“The Digital Services Act (DSA) has the potential to be one of the most relevant technology regulations of our generation,” states the GSMA. Europe is preparing its great project to regulate the digital world and establish the lines that large technology companies must meet. An ambitious plan that will cover everything from advertising and the management of our data to the responsibility of the platforms for the content that is published on them.
To date, the European Union has tried to stop the abusive practices of companies like Google or Facebook through millions of dollars fines, but as Margrethe Vestager , European Commissioner for Competition explained : “in this digital age, we need the power to do more than investigate individual cases “.
Two decades have passed since the Directive on electronic commerce , which is still in force, and touches new European regulations, adapted to the times . This is what we know about the future Digital Services Law, what is the position of the European Commission regarding the issues to be regulated, what companies defend, what is the calendar and what impact it may have on our use of the internet.
What is the DSA and what will it cover
The Digital Services Law aims to renew the directive on electronic commerce, but it will take the opportunity to add new regulations for digital platforms . In February 2020, the Commission published the document ‘ Shaping Europe’s digital future ‘ where it was established that by the end of this year “new and revised rules would be created to deepen the internal market for digital services, increasing and harmonizing the responsibilities of the platforms. online and strengthening the supervision of content policies in the EU “.
According to one of the proposals for the month of October , the scope of the ‘ Digital Services Act ‘ will cover “from social networks, to collaborative economy services, through search engines, online advertising, online services. the cloud, Wi-Fi access points, web page hosting, messaging services, app stores, comparison tools, artificial intelligence-based services, content delivery networks, and naming services domain”.
Future regulations will seek to “clarify the content of the concept of ‘illegal content'” and will try to clearly establish between what is a non-economic content activity and what advertising comprises . That is, differentiate the rules that should apply to normal content and what the rules are for sponsored content and other advertising publications.
Another concept that the Digital Services Act will try to define is that of “systemic operator” , in reference to those companies that can hold an important position in the market and act as ” gatekeepers “. It is not clear at the moment what impact these operators would have and if being considered as such could have legal effects, but large technology companies such as Google, Facebook or Amazon are expected to be included in this category . How this category will be defined has not been specified and will be something to analyze , but it is expected to be through a combination of quantitative and qualitative criteria.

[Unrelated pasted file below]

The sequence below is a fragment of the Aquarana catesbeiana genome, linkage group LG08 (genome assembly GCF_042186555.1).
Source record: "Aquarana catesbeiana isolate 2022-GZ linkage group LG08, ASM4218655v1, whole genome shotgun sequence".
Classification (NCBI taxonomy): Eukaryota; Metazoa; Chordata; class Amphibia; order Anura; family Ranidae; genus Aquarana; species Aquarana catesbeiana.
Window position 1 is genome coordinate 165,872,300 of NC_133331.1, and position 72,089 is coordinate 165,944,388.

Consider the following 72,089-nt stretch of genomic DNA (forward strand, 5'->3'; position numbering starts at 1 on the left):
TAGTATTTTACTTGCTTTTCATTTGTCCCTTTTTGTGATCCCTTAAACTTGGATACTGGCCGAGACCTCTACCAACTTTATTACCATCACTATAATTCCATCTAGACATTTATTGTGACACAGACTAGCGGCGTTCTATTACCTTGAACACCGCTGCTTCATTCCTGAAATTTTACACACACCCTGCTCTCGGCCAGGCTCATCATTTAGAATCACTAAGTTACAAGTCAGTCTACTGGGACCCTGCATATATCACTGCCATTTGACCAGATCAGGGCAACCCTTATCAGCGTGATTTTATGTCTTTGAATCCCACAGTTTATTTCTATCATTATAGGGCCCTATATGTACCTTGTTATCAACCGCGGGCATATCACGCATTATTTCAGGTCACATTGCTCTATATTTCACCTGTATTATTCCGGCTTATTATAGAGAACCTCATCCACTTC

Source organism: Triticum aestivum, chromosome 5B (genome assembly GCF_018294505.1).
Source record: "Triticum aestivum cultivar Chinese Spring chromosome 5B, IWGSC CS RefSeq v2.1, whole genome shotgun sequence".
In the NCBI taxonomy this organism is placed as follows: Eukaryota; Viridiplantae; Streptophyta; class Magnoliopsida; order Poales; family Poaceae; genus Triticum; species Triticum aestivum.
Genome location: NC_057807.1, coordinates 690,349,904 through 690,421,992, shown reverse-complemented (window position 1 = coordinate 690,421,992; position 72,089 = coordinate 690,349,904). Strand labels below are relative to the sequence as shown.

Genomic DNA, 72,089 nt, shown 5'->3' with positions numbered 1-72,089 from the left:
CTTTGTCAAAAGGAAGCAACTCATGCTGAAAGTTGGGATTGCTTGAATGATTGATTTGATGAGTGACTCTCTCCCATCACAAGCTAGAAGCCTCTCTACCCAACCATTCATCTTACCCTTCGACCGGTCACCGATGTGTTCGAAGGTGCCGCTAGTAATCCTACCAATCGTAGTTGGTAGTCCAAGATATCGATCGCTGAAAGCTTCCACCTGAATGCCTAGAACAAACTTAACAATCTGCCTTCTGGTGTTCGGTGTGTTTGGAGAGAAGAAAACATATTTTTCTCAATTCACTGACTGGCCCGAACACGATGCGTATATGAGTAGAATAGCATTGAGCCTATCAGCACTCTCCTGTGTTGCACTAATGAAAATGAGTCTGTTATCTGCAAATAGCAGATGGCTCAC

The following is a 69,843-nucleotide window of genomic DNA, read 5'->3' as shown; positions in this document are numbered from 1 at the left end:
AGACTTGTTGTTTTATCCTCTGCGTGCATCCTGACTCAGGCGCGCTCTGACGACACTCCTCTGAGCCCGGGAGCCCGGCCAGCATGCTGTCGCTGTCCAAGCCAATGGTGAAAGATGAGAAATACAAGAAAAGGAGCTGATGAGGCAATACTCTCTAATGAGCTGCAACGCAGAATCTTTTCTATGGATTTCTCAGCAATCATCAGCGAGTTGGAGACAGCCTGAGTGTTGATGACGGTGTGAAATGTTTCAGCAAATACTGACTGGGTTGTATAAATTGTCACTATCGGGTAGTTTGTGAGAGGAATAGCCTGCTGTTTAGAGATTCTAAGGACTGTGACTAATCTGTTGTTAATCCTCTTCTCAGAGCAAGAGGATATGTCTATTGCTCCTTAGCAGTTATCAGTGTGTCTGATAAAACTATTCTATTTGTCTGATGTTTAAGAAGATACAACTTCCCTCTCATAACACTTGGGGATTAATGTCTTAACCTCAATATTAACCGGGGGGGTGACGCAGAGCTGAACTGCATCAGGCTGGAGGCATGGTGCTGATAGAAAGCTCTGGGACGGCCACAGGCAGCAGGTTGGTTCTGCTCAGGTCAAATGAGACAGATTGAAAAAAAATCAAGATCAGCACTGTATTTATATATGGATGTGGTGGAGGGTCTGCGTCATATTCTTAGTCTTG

Thierry Breton, Commissioner for the Internal Market of the European Union, has tried to anticipate what this distinction will be like. “The most important criterion is the impact of the platforms on the single market, which is a criterion that we consider very important. Another aspect is whether a service is ‘unavoidable’ or not. In other words, if you are an SME and want to sell your product and you have no other option but to go through a certain platform , then the platform could be considered within the scope of the access guardian criteria, “says the Commissioner. “We work with objective criteria and we don’t have a ‘list’ of platforms. What we are trying to capture is the behavior of the platform.
As Breton explains : “companies must have a legal representative in Europe if they wish to offer services here “, in line with the latest decision of the European Justice in relation to the Privacy Shield and with the information being handled from Europe.
The same Commissioner also hints at some other point of the future Digital Services Act and Law, explaining that “the platforms will have to be more transparent about their algorithms”, which “will be audited periodically “.